You can check the code commit for this changes here

Spring WebFlux Reactive Repository using R2DBC – PART-3

Continuing the Spring WeFlux series , here now we will cover the Reactive Repository. Here is the link for Part-2 where we have covered the controller part.

Why we need Reactive Repository

All the database calls using JDBC drivers are blocking in nature. That means a thread that calls the database wait until the database return any result or timeouts. So this is huge waste of the resource , thread which is just waiting ideally can be used for better purpose . So what are the different solutions for this problem ? There can be number of solutions but we will discuss below two and implement only one .

  1. Using CompletableFuture and ThreadPool
  2. Using Reactive Relational Database Connectivity  (R2DBC) .

CompletableFuture and ThreadPool

This way of executing database query is not a non-blocking way but it separates the blocking query into different execution context. Here we can create a Thread Pool and use that pool with CompletableFuture to execute database query something like this.

Executor executor = Executors.newFixedThreadPool(10);
CompletableFuture future = CompletableFuture.supplyAsync(() -> {
    String sql = "SELECT * FROM users";
    ResultSet rs = stmt.executeQuery(sql);
    //iterate over result set and return result
    User user = new User();
     return user;
}, executor);

Using Reactive Relational Database Connectivity  (R2DBC)

R2DBC is a project that enables us to use the reactive programming API to connect to Relational Database. Until now it is not possible to use JDBC as those are blocking API’s. We can use the R2DBC project along with Spring data to talk to Relational Database. We are continuing example for last post and now we will add this R2DBC project , but for that we will have to add the following dependencies.

Spring Boot Data R2DBC


R2DBC MySql Driver


By adding above dependency we have all that we need to use the reactive API to access the relational database . In this case we are using R2DBC and Spring Data R2DBC

Data Base Configuration

For R2DBC to work we will have to add certain configuration , fo this we will add a DataBaseConfiguration class that creates a Spring Bean of ConnectionFactory this bean will have r2dbc connection url , data base name etc. We will create this Configuration class by extending AbstractR2dbcConfiguration. Below is the code for the same.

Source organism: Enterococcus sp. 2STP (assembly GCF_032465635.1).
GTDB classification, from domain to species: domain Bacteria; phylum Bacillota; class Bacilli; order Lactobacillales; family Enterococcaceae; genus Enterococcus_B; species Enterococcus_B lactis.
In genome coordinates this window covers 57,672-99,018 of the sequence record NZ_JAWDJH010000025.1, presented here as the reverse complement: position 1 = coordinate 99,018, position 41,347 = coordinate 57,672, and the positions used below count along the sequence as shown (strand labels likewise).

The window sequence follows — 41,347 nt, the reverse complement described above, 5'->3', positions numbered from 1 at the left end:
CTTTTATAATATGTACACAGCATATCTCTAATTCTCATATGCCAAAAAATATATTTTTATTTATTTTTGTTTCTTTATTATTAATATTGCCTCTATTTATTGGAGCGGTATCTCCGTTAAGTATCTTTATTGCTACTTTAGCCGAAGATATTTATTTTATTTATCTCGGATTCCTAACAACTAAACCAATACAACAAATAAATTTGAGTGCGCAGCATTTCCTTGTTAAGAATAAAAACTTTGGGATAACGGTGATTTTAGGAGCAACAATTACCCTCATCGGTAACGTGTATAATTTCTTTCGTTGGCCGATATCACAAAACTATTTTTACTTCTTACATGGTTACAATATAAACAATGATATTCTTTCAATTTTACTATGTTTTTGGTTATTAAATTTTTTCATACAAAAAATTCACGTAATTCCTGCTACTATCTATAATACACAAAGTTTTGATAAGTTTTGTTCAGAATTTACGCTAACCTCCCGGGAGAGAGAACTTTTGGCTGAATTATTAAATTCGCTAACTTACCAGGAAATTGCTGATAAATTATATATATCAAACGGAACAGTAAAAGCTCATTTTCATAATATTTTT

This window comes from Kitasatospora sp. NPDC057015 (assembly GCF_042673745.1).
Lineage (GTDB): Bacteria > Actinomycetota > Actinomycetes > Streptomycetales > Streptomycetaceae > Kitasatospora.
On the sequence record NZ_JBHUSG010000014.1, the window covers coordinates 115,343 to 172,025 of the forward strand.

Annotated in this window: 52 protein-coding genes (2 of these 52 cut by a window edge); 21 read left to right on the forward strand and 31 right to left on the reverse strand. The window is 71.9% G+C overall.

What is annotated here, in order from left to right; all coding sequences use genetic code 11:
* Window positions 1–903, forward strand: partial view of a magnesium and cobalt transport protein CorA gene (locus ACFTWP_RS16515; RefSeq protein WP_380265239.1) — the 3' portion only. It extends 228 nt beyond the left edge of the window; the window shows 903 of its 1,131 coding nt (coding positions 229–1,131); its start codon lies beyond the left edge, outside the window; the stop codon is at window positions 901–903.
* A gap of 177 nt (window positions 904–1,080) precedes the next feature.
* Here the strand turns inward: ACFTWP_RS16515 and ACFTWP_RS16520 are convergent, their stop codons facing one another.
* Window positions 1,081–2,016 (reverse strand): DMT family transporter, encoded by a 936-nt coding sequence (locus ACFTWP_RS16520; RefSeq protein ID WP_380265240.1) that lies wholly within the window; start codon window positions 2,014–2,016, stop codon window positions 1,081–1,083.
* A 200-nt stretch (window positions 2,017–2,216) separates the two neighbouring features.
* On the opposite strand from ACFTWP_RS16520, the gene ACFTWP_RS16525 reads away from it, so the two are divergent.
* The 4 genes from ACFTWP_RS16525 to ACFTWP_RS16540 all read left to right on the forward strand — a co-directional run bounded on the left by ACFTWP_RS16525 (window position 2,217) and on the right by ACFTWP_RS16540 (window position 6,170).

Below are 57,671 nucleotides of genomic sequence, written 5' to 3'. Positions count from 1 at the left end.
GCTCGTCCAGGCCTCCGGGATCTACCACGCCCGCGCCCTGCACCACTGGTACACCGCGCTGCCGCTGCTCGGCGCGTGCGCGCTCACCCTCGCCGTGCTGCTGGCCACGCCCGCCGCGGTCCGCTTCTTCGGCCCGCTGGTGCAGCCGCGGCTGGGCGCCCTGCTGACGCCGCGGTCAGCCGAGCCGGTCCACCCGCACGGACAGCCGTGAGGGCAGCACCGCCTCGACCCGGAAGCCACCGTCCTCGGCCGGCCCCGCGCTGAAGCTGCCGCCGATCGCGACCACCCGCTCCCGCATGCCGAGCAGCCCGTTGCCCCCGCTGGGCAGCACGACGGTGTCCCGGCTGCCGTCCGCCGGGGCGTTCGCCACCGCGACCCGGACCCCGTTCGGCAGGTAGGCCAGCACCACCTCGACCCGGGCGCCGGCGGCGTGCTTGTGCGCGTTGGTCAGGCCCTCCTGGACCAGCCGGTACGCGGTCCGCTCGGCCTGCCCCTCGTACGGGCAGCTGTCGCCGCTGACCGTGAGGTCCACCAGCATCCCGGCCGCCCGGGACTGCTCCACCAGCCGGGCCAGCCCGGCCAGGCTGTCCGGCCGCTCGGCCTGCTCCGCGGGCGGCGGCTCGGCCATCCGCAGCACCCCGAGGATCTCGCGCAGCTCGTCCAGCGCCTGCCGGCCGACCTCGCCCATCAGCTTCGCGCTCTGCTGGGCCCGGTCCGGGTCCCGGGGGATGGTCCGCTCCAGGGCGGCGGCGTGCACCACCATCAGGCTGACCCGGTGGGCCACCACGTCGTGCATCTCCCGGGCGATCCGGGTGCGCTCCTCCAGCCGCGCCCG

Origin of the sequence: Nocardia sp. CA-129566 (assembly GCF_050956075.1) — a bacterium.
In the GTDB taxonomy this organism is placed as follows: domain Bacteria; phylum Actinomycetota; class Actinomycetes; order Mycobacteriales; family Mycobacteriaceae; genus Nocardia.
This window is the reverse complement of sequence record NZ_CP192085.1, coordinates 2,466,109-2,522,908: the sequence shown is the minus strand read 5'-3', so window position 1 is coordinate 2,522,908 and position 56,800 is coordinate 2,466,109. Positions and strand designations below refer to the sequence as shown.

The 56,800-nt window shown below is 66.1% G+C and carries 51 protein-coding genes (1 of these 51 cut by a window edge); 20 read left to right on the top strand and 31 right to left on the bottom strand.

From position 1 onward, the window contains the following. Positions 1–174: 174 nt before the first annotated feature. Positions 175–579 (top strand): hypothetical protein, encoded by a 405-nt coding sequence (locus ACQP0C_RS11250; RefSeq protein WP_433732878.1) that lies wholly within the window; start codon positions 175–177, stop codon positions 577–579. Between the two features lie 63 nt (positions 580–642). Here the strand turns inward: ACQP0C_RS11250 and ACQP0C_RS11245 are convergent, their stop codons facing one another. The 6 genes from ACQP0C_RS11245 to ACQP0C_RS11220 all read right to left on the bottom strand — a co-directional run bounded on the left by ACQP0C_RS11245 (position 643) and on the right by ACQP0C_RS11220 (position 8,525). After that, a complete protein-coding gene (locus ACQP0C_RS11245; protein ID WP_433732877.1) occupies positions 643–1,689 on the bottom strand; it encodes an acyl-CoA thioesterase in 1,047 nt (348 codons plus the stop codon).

public class DataBaseConfiguration extends AbstractR2dbcConfiguration {

  public ConnectionFactory connectionFactory() {
    ConnectionFactory connectionFactory = ConnectionFactories.get(

    return connectionFactory;

@EnableR2dbcRepositories Annotation is used activate reactive relational repositories using R2DBC.

Reactive Repository

ReactiveRepository are similar to JPA repository, it can be created by simple interface and extending ReactiveCrudRepository interface with Entity class name and primary key type.

public interface UserRepository extends ReactiveCrudRepository<User, Long> {

@Query("SELECT * FROM user WHERE firstname = :firstname")
Flux<User> findByFirstName(String firstname);

Now with above repository implementation we the only difference in it compared to JpaRepository is that the return type of the Interface is of type Reactive in this case Flux or Mono.

We can call above repository from our UserService and just use it the way we use JpaRepository.

private UserRepository userRepository;

public Flux<User> findUserByFirstName(String firstName) {
  return userRepository.findByFirstName(firstName);

So now we have completed the implementation of Non-Blocking Connection using R2DBC with data base with Service and Repository layer to use it.

You can find the latest code at Github . The link will open the commits for above code so that you can see what exact changes are done.

Vaccine Locator Service Using Spring WebFlux

Humble request 🙏🏻
if you are configuring this service on your machine please do not overwhelm the cowin server, keep the ping duration optimum, by default its hard coded to 20 minutes